courage and leadership in sparking the democracy movement that spread to other
republics and eventually helped to end the Soviet threat to the free world,
and, second, for today being on the front lines in the advance of freedom
worldwide--an enduring goal of the American people.'
Ardouny concurred by saying: `We have heard this evening about the importance
of freedom, liberty and democracy fundamental principles that guide us today
just as they did over 200 years ago during the founding of the US
Constitution.'
`Mountainous Karabagh is a geographical fact. It is a political and moral
fact
[Karabaghtsis] are the first people of the former Soviet Union to launch a
freedom movement and set out in principle to institutionalize freedom,
responsible government, and human equality as is evidenced today,' said
Ardouny, drawing a parallel with what American statesman Adlai Stevenson once
said about the US.
Providing first-hand knowledge of the most recent election held in
Mountainous
Karabagh was Dr. Aleyda Kasten, who traveled to NKR last June as one of six
members of the American Independent Monitoring Delegation. Dr. Kasten, who
also
observed presidential elections in the United States and last year's
presidential election in the Ukraine, testified that over 75% of eligible
citizens of Karabagh turned out to elect the Republic's Fourth Parliament
since
independence. `This was a tightly contested ballot that left no single
party in
majority control of the legislature. We, as a group, did not observe
irregularities during voting or vote count. We were struck by the people's
determination to democratically decide their future. We can honestly say that
from our observations the elections were carried out freely and
transparently,'
said Kasten.
MKR Representative Barseghian closed the event by saying that `during its 14
years of independence NKR has shown demonstrable progress toward freedom,
democracy and economic development values championed by the United States and
shared by the people of Karabagh. As the United States supports and promotes
freedom and democracy for all peoples around the globe, we call on the US to
also continue to support the aspirations of the Karabagh people to live in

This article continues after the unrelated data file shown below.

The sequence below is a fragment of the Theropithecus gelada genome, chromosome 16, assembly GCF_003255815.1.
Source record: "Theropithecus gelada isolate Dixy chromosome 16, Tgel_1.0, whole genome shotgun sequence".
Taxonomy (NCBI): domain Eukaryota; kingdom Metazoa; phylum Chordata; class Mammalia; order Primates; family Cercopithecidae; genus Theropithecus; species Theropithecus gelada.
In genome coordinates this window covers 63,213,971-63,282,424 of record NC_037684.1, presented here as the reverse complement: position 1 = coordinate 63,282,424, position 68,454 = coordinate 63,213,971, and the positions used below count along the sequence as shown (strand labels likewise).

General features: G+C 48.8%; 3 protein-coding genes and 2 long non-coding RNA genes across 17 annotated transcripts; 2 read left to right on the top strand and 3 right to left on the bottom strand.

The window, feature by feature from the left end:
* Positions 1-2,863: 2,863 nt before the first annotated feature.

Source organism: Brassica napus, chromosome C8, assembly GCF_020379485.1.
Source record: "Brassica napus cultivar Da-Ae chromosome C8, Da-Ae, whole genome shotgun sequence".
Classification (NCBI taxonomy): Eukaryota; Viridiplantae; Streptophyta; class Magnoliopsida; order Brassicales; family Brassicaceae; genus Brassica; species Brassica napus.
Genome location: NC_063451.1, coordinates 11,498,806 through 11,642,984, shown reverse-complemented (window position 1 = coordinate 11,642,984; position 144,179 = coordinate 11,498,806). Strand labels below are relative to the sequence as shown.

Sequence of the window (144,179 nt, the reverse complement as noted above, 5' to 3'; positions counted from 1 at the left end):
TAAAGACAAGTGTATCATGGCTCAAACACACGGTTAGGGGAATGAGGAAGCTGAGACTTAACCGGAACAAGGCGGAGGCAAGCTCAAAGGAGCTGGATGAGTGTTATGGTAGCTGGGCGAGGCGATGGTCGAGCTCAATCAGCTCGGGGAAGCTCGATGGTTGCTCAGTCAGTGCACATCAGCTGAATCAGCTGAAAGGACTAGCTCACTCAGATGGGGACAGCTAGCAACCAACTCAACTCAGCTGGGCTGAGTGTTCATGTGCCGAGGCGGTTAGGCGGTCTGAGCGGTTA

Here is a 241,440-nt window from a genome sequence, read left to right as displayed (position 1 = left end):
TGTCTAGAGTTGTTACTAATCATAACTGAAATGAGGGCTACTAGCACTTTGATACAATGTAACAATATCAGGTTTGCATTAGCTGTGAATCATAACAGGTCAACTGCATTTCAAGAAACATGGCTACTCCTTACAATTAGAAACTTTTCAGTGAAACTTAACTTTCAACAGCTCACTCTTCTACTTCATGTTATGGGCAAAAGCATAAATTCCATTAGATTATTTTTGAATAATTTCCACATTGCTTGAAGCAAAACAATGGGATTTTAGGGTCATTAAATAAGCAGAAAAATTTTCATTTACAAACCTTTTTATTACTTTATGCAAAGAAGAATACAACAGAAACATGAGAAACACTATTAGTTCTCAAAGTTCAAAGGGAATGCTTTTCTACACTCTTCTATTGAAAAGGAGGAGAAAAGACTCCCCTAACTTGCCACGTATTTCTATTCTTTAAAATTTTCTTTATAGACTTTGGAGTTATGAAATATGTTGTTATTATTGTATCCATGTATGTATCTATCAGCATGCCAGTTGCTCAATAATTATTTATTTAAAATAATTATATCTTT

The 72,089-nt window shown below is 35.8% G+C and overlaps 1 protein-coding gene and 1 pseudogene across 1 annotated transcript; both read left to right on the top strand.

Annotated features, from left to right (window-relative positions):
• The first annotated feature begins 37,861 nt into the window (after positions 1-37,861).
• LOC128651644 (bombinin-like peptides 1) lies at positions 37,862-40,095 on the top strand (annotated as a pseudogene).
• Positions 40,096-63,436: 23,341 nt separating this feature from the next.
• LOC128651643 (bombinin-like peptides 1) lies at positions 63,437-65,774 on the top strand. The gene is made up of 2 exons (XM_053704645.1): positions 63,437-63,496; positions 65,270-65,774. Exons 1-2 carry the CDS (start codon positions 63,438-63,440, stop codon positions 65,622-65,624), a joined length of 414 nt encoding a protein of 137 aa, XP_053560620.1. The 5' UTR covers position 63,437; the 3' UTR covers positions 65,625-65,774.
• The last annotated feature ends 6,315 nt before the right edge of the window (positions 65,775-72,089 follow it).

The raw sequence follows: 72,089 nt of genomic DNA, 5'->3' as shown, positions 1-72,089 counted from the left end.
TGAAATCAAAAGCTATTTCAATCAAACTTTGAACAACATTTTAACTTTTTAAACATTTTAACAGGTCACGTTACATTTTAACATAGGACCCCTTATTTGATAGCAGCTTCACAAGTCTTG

freedom, security and prosperity.'
On behalf of the people of Artsakh, Barseghian thanked the Government of the
United States and the American people for their ongoing aid to rehabilitate
Mountainous Karabagh's war-torn economy and the shattered lives of its
citizens
and called on the US to play a greater role in its conflict mediation efforts
by encouraging the government of Azerbaijan to negotiate directly with the
leaders of Mountainous Karabagh and to respect the will of the people of
Karabagh to live in freedom.
`This event would not have been possible without the strong support of the
two
Co-Chairs of the Armenian Caucus, Representatives Pallone and Knollenberg,
Ambassador Markarian, the Armenian Assembly and the Armenian National
Committee,' said Barseghian. He also thanked Tim Delmonico from Rep. Pallone's
office and Craig Albright, legislative director for Rep. Knollenberg, for
their
invaluable input.
`The Mountainous Karabagh Republic is strong and successful because it has
committed friends like you,' concluded Barseghian.
The Office of the Mountainous Karabagh Republic in the United States is based
in Washington, DC and works with the US government, academia and the public
representing the official policies and interests of the Mountainous Karabagh
Republic.


3) Deputy NA Speaker Hovhannisian Says Europe Must be Tough with Turkey

YEREVAN (Armenpress)--The deputy speaker of Armenia's parliament Vahan
Hovhannissian told a press conference on Monday that if Europe seeks stability
and peace in the South Caucasus, it must be tough with Turkey, and request
implementation of certain criteria before granting it full membership to the
European Union (EU). These would include a resolution of the Cyprus and
Kurdish
issues, as well as recognition of the Armenian genocide, he stressed.
What is most incredulous, Hovhannisian said, is Turkey's occupation of an EU
member country, which it refuses to recognize.
Hovhannisian pointed to Turkey's non-compliance on a myriad of issues and its
tough stance with Europe, saying that this sets a `dangerous example for
Azerbaijan,' which is also showing signs of refusing to cooperate, this time
with the OSCE and Armenia.
He said that though European political forces understand Turkey's refusal to
recognize the Armenian genocide is dangerous, he explained that Armenia must
nevertheless aggressively advance the issue. `We must share our position with
the Europeans; we cannot rely on Euro officials.'


4) Young ARF members rally against Turkey's EU bid

YEREVAN (YERKIR)--Armenian youth rallied in Yerevan on Monday, calling on the
European Union to cancel EU accession talks with Turkey.
Over 250 members of the Armenian Revolutionary Federation (ARF) Youth
Organization rallied outside the British embassy in Yerevan, and then marched
to EU offices. The talks were scheduled to begin later in the day.
The demanded that talks with Turkey be postponed until the country accepts
its
role in the Armenian genocide, ensures basic rights of its citizens, and stops
oppressing its ethnic minorities.
In their letters to EU member-states and the UK Embassy in Armenia, they
called for negotiations with Turkey to be postponed, `in the name of democracy
and human rights... as long it as it [Turkey] refuses to acknowledge the
Armenian
genocide and continues using violence against its minorities.' The UK
presently
holds the EU presidency.
Zinavor Meghrian, a member of the ARF youth that the Republican Party of
Armenia voiced its support for the protest and that 5,000 people are expected
to stage a similar protest in Europe, organized by the Armenian European
Federation.